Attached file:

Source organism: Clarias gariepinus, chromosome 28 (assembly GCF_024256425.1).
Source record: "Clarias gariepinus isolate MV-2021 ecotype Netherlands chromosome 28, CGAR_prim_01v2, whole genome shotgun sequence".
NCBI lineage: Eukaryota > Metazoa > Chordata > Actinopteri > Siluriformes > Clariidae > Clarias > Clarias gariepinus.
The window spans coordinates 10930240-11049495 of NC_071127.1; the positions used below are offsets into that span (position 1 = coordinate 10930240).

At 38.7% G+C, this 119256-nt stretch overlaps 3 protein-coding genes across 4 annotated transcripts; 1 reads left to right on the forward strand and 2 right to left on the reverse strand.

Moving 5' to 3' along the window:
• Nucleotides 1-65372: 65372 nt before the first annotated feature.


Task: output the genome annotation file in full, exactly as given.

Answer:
Source organism: Clarias gariepinus, chromosome 28 (assembly GCF_024256425.1).
Source record: "Clarias gariepinus isolate MV-2021 ecotype Netherlands chromosome 28, CGAR_prim_01v2, whole genome shotgun sequence".
NCBI lineage: Eukaryota > Metazoa > Chordata > Actinopteri > Siluriformes > Clariidae > Clarias > Clarias gariepinus.
The window spans coordinates 10930240-11049495 of NC_071127.1; the positions used below are offsets into that span (position 1 = coordinate 10930240).

At 38.7% G+C, this 119256-nt stretch overlaps 3 protein-coding genes across 4 annotated transcripts; 1 reads left to right on the forward strand and 2 right to left on the reverse strand.

Moving 5' to 3' along the window:
• Nucleotides 1-65372: 65372 nt before the first annotated feature.